Note: “Respect: A Musical Journey of Women” is produced by Philip Roger Roy and Dana Matthow in association with Act 2 PlayhouseClick here to find additional resources on the topic of women’s empowerment — including a comprehensive “Respect” study guide and the non-profit “Respect Project Inc.,” which uses theater and other arts to “help women transform their lives through smart thinking, smart choices, smart results.”

Coming up: More Marcic musings — on contemporary theater and playwriting

Don’t push my buttons!

Pushing buttons…

It’s a common occurrence when the “teen taxi” is in service.

Sometimes it’s the emotional kind, but usually it’s just the radio that’s in play. I push the ‘70s button, Christopher pushes the ‘80s button, Jennifer pushes the country/western button and Lizabeth pushes the Broadway button.

'50s crooner Eddie Fisher

We get a ‘50s station thanks to Sirius XM, but it’s never had its own button. James and I are at the back of the “Boomers,” born in the ‘60s after the heyday of soda jerks and juke boxes.

So it surprised me when I actually got chills listening to the cast of Greasepaint Youtheatre’s The Sound of Plaid” perform the show’s final number, “Love is a Many Splendored Thing.”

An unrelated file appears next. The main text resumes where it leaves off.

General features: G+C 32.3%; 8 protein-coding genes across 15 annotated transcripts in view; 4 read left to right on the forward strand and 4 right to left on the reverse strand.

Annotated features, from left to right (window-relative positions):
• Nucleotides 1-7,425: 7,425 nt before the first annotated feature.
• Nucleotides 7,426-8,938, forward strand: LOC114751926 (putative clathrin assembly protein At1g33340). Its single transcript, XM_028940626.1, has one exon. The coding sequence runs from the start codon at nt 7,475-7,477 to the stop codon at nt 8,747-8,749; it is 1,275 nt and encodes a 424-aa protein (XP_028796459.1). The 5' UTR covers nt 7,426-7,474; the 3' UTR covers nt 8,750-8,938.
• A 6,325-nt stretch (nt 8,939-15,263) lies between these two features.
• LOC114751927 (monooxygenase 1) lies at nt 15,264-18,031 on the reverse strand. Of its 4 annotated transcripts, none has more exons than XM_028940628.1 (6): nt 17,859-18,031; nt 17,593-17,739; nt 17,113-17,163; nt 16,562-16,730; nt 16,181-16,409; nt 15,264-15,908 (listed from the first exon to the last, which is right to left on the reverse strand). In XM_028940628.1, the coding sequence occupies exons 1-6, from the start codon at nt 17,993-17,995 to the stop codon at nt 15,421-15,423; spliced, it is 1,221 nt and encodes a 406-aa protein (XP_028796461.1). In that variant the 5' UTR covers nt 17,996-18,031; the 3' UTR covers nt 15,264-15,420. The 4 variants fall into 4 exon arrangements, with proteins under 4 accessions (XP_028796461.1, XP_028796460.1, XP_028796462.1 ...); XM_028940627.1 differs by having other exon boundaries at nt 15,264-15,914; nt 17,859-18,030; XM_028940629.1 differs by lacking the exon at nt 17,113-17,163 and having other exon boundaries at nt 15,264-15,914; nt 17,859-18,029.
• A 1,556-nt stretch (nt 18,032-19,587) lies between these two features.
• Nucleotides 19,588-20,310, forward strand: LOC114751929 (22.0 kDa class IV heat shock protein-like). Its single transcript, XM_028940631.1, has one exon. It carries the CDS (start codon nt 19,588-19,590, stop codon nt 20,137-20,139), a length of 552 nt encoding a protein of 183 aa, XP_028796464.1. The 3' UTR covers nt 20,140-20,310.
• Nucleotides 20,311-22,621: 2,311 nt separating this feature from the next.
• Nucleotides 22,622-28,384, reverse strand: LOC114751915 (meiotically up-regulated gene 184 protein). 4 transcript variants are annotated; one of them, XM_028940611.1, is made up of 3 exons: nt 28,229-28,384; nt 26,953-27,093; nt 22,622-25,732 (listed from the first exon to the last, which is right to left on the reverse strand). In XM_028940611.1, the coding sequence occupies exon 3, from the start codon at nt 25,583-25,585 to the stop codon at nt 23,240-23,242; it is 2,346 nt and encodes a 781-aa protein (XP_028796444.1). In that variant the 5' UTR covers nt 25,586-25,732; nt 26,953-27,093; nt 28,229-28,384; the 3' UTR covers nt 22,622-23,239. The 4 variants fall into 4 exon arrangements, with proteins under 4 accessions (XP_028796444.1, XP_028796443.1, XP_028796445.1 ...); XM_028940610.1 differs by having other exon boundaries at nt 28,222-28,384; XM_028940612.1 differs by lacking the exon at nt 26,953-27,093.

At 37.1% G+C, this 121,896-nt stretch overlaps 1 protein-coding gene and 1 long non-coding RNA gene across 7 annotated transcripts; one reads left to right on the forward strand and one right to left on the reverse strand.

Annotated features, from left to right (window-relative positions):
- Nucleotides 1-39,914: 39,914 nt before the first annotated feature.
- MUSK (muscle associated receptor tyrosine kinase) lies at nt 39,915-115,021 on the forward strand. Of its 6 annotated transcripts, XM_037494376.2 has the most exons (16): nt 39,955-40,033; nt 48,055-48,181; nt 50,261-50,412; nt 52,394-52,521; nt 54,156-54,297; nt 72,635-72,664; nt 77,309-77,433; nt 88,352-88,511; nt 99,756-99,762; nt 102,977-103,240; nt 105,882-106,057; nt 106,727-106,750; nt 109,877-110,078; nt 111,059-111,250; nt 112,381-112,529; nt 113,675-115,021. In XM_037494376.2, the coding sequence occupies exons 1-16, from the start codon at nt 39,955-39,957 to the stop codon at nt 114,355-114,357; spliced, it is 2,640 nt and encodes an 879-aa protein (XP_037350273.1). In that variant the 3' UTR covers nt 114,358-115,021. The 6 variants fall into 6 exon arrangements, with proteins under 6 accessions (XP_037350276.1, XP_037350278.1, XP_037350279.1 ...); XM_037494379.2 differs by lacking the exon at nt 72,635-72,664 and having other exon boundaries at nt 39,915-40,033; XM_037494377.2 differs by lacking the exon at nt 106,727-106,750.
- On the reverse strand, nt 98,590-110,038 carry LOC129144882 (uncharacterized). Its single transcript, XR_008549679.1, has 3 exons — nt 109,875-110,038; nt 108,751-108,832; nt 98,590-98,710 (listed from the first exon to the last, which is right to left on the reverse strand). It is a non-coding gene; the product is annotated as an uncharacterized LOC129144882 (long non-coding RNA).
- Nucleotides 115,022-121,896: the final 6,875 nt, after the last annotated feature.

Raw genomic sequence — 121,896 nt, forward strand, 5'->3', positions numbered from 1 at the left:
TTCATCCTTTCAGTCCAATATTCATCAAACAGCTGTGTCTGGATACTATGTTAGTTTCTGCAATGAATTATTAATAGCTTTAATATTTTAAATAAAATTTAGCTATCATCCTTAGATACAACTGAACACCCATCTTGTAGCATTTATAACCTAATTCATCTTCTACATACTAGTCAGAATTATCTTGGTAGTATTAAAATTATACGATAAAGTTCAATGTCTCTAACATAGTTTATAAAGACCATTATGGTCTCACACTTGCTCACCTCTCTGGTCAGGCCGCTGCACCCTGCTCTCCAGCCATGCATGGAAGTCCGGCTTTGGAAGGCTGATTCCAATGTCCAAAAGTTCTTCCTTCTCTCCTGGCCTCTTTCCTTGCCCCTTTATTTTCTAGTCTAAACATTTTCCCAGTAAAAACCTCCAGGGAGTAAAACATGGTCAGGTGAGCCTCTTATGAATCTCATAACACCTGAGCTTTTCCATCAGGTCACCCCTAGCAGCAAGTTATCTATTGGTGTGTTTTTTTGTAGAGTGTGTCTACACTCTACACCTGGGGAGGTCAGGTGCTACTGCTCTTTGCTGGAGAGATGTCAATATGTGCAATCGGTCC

The show—an Arizona premiere of “The Sound of Plaid: The New Glee Club Version of Forever Plaid”—features mostly music popularized in the ‘50s. Think “Lady of Spain” and “Three Coins in the Fountain.”

I attended the Saturday matinee at Greasepaint Youtheatre (formerly Stagebrush Theatre) in Scottsdale, which was also enjoyed by youth from a variety of non-profit organizations—including Free Arts of Arizona, Chrysalis and Girl Scouts.

Collaboration is a many splendored thing, and Phoenix Theatre does it so well.

I never met a mic I didn't like

I’m also rather partial to their take on all things plaid. If ever there was a show with the potential to be a monotonous “one note”—this has to be it. I’m more of a spandex and disco ball kind of a gal, so I really didn’t expect to find this show all that enchanting.

Contemporary crooner Michael Buble

But they had me with the very first notes out of the tuxedo-clad quartet that opened the show (all looking a bit like Michael Buble brandishing braces)—which follows the performance of a high school glee club who’ve come back to earth after perishing in a 1964 crash with another school bus.

Students on the other fictional bus, en route to watch the Beatles’ debut on the Ed Sullivan show, survived—but that’s the last we hear of them. They haven’t got the power of the plaid.